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Global jobs downturn seen continuing

A measure of US employment expectations fell to its lowest level since 1982, amid fresh evidence the job market slowdown is rapidly becoming a global phenomenon, according to a quarterly survey by Manpower Inc.

The staffing services company said its seasonally adjusted net employment outlook for the second quarter of 2009 (April-June) fell to a level of minus-1, from 10 last quarter and 15 in the second quarter of 2008. The index measures the difference between employers who plan to add jobs and those who plan to cut them.

“It's a global phenomenon,” said Manpower Chief Executive Jeff Joerres. “It really compounds the effect of the downturn when the whole world gets into it at the same time.”

The depth of the US jobs downturn, and its breadth across a wide range of industries, recalls the recession of the early 1980s, Joerres said, as opposed to the 1991 and 2001 recessions, which were concentrated in the manufacturing and technology sectors, respectively.

So far, the pattern suggests the economy could hit a double bottom, as it did in the 1980s.

Fears of a false bottom - in which jobs and economic growth rebound only to drop off again -- are “more intense than we've seen before,” Joerres said. “It will cause a fair amount of conservatism when we do start to come out of this.”

Hiring prospects weakened in most job categories for the second quarter, with the most pronounced decline in mining. Prospects improved slightly in the US construction and leisure and hospitality sectors, according to Manpower.

Manpower's outlook comes a few days after a government employment report showed 651,000 jobs eliminated outside the US farm sector last month, with the unemployment rate jumping to 8.1%, the highest since 1983.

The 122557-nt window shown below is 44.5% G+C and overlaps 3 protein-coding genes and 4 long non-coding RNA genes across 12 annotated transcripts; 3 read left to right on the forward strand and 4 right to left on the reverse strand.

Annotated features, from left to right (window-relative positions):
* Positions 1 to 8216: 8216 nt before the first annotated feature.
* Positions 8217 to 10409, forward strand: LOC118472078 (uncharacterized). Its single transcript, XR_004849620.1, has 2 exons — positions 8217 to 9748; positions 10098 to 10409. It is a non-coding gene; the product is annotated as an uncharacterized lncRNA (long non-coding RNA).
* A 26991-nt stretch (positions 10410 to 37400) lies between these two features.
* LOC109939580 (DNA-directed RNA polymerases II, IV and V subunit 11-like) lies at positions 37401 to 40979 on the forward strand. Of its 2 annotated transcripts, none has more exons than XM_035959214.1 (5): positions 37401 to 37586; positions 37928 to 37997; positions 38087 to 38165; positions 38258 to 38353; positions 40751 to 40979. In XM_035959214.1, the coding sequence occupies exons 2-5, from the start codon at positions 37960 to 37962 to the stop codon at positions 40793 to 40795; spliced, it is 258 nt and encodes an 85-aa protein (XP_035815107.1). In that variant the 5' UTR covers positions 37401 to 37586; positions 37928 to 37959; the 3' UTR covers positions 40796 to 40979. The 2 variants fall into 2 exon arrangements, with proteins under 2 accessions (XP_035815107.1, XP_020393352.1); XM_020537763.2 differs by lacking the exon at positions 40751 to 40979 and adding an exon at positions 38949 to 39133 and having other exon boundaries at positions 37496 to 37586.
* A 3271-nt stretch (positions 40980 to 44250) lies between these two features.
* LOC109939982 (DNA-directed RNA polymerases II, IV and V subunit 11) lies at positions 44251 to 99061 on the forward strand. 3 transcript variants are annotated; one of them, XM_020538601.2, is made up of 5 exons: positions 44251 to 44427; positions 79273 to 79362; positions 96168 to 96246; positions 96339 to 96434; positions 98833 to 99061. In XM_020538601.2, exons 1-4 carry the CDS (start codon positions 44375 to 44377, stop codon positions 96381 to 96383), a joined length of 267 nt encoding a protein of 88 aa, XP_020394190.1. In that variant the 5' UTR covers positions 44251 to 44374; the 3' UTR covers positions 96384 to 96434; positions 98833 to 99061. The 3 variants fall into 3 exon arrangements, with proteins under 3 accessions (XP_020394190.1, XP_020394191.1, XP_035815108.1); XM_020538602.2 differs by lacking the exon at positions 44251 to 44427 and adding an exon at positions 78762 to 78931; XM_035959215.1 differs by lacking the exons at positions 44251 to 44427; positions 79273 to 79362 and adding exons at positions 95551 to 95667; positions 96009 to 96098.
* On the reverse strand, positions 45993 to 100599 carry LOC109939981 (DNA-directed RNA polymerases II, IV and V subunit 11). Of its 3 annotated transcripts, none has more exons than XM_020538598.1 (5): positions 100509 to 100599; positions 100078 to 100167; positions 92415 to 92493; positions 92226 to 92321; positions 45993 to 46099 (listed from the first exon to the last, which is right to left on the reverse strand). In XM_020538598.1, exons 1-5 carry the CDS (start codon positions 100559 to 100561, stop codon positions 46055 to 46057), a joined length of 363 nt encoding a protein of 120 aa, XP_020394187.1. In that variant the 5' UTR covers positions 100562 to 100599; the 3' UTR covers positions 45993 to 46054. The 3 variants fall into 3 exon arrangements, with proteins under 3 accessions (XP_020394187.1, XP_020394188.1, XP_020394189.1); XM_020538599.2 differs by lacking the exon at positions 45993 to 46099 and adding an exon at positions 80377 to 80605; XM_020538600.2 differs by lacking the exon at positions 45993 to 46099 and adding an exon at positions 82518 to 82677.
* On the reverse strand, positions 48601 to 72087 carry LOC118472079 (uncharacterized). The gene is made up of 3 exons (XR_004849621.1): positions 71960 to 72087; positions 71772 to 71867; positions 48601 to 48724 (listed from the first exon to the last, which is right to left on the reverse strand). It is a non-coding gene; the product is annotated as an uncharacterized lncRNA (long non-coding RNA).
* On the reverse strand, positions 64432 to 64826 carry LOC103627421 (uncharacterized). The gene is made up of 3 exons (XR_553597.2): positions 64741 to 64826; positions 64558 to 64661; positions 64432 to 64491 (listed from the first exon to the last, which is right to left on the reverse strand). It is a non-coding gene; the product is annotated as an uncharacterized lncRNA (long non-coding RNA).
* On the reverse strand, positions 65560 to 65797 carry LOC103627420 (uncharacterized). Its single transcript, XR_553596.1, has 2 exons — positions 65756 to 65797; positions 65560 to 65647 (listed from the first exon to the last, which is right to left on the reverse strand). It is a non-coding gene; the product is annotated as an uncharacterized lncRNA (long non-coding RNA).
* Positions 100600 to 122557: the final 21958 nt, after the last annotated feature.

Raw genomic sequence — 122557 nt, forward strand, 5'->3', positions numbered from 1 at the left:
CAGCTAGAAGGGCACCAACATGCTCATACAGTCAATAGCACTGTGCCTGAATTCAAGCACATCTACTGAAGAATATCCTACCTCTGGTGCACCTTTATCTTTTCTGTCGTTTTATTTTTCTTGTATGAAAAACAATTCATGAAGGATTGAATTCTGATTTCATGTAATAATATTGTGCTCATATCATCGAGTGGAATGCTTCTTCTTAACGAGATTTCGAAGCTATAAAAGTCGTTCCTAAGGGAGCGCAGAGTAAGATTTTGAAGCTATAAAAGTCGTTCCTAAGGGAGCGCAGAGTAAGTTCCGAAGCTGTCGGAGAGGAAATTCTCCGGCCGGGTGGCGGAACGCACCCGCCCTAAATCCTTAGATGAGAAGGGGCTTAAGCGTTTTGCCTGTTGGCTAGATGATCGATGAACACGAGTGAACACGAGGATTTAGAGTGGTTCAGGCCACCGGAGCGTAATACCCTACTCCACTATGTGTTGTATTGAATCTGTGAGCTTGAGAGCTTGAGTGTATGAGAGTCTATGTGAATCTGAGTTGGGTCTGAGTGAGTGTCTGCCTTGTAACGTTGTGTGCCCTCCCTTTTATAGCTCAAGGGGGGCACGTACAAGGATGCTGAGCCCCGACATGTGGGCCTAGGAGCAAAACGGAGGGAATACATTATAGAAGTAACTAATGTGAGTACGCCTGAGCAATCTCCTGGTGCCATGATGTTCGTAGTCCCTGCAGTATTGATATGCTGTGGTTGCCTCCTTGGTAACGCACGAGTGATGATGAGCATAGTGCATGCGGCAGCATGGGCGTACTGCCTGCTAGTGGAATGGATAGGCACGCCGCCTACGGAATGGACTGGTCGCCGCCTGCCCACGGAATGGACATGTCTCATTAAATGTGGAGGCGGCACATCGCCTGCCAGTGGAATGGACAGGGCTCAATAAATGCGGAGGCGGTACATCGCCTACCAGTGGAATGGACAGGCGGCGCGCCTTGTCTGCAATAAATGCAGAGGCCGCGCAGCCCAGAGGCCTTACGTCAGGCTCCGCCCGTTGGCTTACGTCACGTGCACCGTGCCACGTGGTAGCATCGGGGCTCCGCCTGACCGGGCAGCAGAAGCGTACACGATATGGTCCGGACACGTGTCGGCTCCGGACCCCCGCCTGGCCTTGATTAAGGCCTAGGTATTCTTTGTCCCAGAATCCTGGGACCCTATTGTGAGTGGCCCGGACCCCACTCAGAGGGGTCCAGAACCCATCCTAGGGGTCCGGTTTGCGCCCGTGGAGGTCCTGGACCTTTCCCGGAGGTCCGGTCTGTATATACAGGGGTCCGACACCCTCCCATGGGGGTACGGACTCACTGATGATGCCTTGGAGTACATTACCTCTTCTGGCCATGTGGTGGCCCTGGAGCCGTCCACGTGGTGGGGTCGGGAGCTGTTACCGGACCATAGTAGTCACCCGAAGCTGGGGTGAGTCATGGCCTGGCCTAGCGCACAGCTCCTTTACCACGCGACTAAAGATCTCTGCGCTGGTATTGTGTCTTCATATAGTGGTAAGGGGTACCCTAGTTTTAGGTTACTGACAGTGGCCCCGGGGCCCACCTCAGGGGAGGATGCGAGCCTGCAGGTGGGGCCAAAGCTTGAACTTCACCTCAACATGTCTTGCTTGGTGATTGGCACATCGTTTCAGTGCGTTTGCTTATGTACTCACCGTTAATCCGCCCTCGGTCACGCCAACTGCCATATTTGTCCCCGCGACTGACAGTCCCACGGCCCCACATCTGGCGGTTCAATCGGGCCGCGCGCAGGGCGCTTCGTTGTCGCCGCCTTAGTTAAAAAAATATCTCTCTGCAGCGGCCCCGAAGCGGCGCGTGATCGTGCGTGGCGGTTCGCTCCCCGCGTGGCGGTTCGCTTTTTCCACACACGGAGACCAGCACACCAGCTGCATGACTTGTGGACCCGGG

That rate could peak in the low double-digits, Joerres said, and it will likely take years to get back to 6% US unemployment.

“From the survey and our own conversations with clients, we don't see it getting a lot better in the second quarter, in fact potentially worse,” Joerres said.

Manpower's US survey, based on interviews with about 32,000 employers, dates back to 1962 and is considered a leading indicator of labor trends. The Milwaukee-based company does business in 80 countries and generates the bulk of its profit and sales outside the United States.

Manpower's international survey of 72,000 employers found 23 out of 33 countries and territories reporting their weakest hiring plans since the poll was established there.

In the Asia-Pacific region, some of the weakest prospects are in Singapore, Hong Kong, Japan, Taiwan and New Zealand, while employers in India are more optimistic than three months ago, possibly reflecting the offshoring of some service jobs.

Of the 17 countries surveyed in Europe and Africa, only Austria, France, Italy and South Africa showed stable or slightly higher outlooks. Among the weakest labor markets in Europe are the United Kingdom, Ireland and Spain, partly reflecting pessimism in the finance and manufacturing sectors of their economies, Manpower said.

In Poland and Romania, where the surveys have only recently been established, hiring prospects have weakened for four consecutive quarters.

Manpower said other economies are now moving more in lock step with the United States, where in the past Europe would lag by a few months, and Asian labor markets would turn several months after Europe's did.

“We are in a synchronized economy,” Joerres said. “They're more likely to come out in unison because they're all connected.”

He said governments should act in concert to promote job training and job creation schemes, but it remains to be seen what effect recent stimulus efforts will have on labor markets. (Reuters)